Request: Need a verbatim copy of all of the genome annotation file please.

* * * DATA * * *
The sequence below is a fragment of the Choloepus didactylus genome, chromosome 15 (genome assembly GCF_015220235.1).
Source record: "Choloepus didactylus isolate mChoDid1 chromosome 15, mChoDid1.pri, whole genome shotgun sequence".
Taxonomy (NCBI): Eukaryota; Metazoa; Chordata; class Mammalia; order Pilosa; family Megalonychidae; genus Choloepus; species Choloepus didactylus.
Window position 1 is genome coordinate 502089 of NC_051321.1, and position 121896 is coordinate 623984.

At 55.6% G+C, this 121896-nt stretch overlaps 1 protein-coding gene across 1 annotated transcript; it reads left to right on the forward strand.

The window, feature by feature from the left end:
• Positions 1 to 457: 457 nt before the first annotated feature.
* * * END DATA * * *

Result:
The sequence below is a fragment of the Choloepus didactylus genome, chromosome 15 (genome assembly GCF_015220235.1).
Source record: "Choloepus didactylus isolate mChoDid1 chromosome 15, mChoDid1.pri, whole genome shotgun sequence".
Taxonomy (NCBI): Eukaryota; Metazoa; Chordata; class Mammalia; order Pilosa; family Megalonychidae; genus Choloepus; species Choloepus didactylus.
Window position 1 is genome coordinate 502089 of NC_051321.1, and position 121896 is coordinate 623984.

At 55.6% G+C, this 121896-nt stretch overlaps 1 protein-coding gene across 1 annotated transcript; it reads left to right on the forward strand.

The window, feature by feature from the left end:
• Positions 1 to 457: 457 nt before the first annotated feature.